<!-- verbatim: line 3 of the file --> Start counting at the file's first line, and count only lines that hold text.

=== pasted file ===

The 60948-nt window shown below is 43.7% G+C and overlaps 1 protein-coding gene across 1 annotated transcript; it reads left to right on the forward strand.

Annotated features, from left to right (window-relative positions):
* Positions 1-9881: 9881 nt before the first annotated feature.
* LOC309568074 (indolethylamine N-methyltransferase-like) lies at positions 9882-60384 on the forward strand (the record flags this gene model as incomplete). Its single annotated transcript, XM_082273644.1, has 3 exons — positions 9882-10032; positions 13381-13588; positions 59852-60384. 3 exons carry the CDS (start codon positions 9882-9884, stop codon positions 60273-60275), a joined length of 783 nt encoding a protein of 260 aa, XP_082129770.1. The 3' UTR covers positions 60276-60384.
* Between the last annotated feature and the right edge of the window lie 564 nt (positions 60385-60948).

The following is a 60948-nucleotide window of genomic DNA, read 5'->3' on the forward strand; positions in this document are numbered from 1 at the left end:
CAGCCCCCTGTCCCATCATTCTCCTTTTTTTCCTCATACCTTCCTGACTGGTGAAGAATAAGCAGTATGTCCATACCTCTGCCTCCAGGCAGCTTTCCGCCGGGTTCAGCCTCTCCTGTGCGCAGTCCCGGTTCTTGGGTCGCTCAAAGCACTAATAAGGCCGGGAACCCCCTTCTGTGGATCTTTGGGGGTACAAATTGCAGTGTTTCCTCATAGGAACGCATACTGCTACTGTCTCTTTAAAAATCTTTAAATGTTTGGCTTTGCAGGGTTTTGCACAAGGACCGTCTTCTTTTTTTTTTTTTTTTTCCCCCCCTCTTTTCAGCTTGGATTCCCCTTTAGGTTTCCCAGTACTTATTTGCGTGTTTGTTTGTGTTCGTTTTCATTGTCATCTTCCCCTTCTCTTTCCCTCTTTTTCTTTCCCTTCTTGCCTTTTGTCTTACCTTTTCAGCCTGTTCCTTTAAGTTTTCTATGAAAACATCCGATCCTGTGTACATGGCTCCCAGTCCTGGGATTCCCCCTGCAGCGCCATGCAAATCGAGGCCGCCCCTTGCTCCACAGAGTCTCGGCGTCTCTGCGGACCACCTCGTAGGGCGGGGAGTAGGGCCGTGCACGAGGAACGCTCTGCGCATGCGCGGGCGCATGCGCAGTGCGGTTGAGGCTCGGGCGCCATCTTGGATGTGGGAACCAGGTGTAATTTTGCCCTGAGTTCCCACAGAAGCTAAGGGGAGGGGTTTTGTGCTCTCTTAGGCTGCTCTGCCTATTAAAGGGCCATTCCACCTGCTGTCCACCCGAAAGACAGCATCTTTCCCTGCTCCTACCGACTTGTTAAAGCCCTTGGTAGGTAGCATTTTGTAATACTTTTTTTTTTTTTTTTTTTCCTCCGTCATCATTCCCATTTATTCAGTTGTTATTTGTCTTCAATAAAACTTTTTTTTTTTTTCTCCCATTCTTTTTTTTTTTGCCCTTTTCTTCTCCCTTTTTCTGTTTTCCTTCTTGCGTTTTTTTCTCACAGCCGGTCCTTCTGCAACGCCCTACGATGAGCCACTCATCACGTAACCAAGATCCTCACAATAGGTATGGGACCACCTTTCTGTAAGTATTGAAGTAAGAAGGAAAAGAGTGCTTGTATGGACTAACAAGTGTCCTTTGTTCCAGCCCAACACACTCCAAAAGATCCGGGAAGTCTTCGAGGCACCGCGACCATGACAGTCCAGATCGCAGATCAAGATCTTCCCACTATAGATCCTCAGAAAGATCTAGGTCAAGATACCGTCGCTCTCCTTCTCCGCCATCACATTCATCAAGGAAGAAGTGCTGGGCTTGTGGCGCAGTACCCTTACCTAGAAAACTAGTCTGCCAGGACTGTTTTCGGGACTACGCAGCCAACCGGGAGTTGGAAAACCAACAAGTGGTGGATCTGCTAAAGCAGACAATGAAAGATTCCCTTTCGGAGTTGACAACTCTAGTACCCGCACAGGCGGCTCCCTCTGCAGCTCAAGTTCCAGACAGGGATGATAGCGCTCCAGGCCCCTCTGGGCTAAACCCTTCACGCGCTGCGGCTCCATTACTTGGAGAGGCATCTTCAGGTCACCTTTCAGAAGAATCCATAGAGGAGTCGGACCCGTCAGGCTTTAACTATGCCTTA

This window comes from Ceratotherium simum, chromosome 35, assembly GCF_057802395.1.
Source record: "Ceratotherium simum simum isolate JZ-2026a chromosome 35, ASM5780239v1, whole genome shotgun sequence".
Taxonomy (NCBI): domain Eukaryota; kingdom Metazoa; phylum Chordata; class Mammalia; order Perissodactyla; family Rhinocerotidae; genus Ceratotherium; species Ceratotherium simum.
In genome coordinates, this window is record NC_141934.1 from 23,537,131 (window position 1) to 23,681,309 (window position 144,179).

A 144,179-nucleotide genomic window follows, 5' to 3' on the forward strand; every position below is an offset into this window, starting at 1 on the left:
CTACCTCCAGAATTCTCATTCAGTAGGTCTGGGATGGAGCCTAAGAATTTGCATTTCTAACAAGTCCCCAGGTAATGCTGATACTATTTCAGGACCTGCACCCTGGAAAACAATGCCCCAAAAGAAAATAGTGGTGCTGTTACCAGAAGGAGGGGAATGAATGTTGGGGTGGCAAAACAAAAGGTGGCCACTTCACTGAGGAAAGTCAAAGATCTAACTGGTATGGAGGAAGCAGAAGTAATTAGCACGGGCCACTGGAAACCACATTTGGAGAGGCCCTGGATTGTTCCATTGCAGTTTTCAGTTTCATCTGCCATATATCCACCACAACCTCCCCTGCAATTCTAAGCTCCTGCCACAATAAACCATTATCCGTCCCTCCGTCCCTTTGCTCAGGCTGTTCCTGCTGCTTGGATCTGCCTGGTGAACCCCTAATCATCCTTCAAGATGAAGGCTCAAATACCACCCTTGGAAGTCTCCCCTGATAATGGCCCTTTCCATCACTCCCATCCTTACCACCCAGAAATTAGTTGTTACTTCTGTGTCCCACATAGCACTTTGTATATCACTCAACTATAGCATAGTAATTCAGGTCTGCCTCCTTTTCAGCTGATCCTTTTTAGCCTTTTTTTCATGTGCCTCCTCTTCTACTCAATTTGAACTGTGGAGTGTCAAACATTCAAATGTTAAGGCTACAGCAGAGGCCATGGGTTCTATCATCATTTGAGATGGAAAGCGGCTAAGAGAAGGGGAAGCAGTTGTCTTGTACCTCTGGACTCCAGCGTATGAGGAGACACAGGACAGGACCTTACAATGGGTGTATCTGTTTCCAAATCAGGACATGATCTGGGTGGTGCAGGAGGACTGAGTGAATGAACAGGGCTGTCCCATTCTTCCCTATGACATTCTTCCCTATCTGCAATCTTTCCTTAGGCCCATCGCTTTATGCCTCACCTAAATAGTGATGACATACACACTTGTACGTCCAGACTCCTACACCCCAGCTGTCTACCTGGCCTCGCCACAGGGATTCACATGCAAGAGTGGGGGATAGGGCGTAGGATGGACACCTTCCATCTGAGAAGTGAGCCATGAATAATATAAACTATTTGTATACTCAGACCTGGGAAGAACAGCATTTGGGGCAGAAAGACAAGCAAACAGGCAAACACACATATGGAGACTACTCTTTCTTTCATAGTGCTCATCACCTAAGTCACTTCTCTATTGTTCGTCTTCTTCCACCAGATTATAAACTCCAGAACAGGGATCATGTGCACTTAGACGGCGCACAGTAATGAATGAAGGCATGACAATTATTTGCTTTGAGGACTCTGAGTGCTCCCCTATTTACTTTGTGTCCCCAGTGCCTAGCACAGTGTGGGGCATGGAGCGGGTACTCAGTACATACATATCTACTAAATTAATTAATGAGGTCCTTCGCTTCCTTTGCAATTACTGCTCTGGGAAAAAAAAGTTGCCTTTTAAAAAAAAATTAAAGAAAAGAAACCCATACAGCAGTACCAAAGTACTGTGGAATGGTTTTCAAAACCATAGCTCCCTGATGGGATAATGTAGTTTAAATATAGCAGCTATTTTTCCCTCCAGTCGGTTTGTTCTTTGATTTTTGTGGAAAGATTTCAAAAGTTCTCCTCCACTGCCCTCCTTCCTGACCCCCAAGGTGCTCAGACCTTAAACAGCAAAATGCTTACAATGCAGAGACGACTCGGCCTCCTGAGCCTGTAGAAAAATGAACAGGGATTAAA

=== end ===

* Positions 1-9881: 9881 nt before the first annotated feature.